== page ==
Failed Treasury Trades Surge to Highest Since Financial Crisis

  • Uncompleted deals rise as 10-year note sought in repo
  • `Special' financing status has eased since new debt was sold

A shortage of benchmark 10-year notes in the market for borrowing and lending U.S. government debt caused uncompleted trades to surge last week to the highest since the financial crisis.

Total settlement delivery failures for all Treasuries, excluding inflation-protected securities, were $456 billion for the week ended March 9, the most since 2008, when fails set a record $2.7 trillion, Federal Reserve Bank of New York data show. So-called fails for 10-year notes climbed last week to $63.3 billion, from $32.3 billion the week before. It was the highest since at least April 2013, when the Fed began reporting the figures for specific maturities.

Trades involving the benchmark 10-year note were going uncompleted this month as the cost to obtain them in the repurchase-agreement market rose before the Treasury’s auction of the maturity on March 9.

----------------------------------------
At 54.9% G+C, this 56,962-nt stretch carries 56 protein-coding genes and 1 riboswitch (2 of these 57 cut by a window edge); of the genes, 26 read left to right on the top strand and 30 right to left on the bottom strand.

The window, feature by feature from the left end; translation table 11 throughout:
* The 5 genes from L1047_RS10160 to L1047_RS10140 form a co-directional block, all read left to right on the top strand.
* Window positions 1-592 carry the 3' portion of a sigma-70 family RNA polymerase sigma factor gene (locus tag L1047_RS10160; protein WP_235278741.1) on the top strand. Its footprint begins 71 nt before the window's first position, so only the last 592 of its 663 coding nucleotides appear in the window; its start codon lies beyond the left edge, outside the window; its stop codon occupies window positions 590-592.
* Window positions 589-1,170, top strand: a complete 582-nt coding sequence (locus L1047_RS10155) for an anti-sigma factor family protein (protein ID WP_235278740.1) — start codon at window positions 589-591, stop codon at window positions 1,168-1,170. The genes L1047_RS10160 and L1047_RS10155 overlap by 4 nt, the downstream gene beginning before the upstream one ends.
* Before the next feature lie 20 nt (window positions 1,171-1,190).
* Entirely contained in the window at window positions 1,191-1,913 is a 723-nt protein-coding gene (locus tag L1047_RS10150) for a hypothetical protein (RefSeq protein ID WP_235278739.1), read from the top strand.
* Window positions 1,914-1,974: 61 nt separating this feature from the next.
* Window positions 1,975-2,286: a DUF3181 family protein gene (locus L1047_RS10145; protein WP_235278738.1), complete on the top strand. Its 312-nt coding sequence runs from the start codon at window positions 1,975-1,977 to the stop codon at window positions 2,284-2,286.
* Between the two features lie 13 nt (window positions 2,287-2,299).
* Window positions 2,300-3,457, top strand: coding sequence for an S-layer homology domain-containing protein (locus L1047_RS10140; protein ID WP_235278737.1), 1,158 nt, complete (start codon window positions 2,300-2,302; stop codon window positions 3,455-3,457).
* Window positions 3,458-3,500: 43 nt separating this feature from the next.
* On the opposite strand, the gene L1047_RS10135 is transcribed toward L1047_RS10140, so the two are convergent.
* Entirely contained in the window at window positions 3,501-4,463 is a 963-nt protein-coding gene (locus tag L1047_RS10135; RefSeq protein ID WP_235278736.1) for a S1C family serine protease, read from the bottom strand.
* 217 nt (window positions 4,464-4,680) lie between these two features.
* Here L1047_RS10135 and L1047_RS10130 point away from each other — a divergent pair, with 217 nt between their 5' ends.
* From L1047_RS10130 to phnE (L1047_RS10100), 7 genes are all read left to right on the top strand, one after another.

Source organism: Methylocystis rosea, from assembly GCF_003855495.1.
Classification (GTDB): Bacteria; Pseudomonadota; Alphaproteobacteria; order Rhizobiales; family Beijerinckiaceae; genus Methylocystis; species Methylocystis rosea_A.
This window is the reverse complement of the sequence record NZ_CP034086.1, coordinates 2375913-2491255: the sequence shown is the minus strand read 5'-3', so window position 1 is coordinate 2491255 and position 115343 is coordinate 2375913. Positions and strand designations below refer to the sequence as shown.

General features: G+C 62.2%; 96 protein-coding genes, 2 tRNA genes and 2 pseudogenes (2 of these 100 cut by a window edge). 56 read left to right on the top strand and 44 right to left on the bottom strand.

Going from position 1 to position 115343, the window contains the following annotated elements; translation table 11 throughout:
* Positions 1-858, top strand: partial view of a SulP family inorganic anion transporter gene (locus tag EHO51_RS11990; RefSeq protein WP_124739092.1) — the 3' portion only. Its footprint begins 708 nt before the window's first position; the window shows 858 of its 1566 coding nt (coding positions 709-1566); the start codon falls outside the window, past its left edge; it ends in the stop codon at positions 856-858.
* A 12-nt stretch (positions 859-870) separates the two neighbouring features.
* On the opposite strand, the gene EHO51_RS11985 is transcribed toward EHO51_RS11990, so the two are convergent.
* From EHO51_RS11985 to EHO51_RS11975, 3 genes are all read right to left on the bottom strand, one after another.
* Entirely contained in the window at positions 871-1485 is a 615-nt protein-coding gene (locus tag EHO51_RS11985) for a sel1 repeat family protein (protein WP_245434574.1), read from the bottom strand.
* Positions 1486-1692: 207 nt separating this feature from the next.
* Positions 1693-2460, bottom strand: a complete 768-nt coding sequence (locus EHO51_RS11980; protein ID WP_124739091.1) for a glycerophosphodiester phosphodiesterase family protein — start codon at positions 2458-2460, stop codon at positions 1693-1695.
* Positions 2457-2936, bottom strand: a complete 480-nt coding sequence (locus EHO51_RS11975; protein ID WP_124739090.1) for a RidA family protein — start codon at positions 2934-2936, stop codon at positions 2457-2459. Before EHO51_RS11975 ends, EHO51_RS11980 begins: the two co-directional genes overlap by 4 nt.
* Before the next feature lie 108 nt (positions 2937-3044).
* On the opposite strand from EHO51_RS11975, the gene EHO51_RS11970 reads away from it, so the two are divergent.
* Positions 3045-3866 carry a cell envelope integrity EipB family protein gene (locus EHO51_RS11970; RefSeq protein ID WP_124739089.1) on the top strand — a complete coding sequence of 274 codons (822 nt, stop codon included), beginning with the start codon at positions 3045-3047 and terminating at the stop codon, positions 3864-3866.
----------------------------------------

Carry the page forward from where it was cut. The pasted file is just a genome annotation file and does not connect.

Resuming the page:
The repo rates were locked near negative 3 percent for days before the sale and matched the 3 percent penalty that’s imposed on unsettled trades -- causing more traders to opt not to make good on transactions. Since the auctioned notes settled on March 15, filtering into the market, repo rates have risen back above zero and shortages have eased.

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